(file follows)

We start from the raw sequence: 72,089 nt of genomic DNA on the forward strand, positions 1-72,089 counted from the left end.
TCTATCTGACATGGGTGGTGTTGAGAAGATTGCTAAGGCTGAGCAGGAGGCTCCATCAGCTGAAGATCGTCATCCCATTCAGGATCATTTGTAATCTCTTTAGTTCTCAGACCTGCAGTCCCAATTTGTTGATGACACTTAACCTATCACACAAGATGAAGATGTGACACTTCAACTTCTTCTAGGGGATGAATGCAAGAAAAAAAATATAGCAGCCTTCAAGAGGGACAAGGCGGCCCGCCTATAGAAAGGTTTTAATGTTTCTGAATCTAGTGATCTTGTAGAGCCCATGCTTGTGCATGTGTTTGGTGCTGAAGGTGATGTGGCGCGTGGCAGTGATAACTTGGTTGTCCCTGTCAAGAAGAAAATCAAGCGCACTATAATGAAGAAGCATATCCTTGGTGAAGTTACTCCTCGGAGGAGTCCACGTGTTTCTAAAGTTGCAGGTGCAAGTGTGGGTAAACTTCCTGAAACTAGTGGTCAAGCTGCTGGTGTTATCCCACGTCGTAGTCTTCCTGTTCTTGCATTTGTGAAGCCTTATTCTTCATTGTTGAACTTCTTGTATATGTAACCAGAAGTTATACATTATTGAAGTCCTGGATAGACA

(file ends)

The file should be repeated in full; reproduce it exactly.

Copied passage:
We start from the raw sequence: 72,089 nt of genomic DNA on the forward strand, positions 1-72,089 counted from the left end.
TCTATCTGACATGGGTGGTGTTGAGAAGATTGCTAAGGCTGAGCAGGAGGCTCCATCAGCTGAAGATCGTCATCCCATTCAGGATCATTTGTAATCTCTTTAGTTCTCAGACCTGCAGTCCCAATTTGTTGATGACACTTAACCTATCACACAAGATGAAGATGTGACACTTCAACTTCTTCTAGGGGATGAATGCAAGAAAAAAAATATAGCAGCCTTCAAGAGGGACAAGGCGGCCCGCCTATAGAAAGGTTTTAATGTTTCTGAATCTAGTGATCTTGTAGAGCCCATGCTTGTGCATGTGTTTGGTGCTGAAGGTGATGTGGCGCGTGGCAGTGATAACTTGGTTGTCCCTGTCAAGAAGAAAATCAAGCGCACTATAATGAAGAAGCATATCCTTGGTGAAGTTACTCCTCGGAGGAGTCCACGTGTTTCTAAAGTTGCAGGTGCAAGTGTGGGTAAACTTCCTGAAACTAGTGGTCAAGCTGCTGGTGTTATCCCACGTCGTAGTCTTCCTGTTCTTGCATTTGTGAAGCCTTATTCTTCATTGTTGAACTTCTTGTATATGTAACCAGAAGTTATACATTATTGAAGTCCTGGATAGACA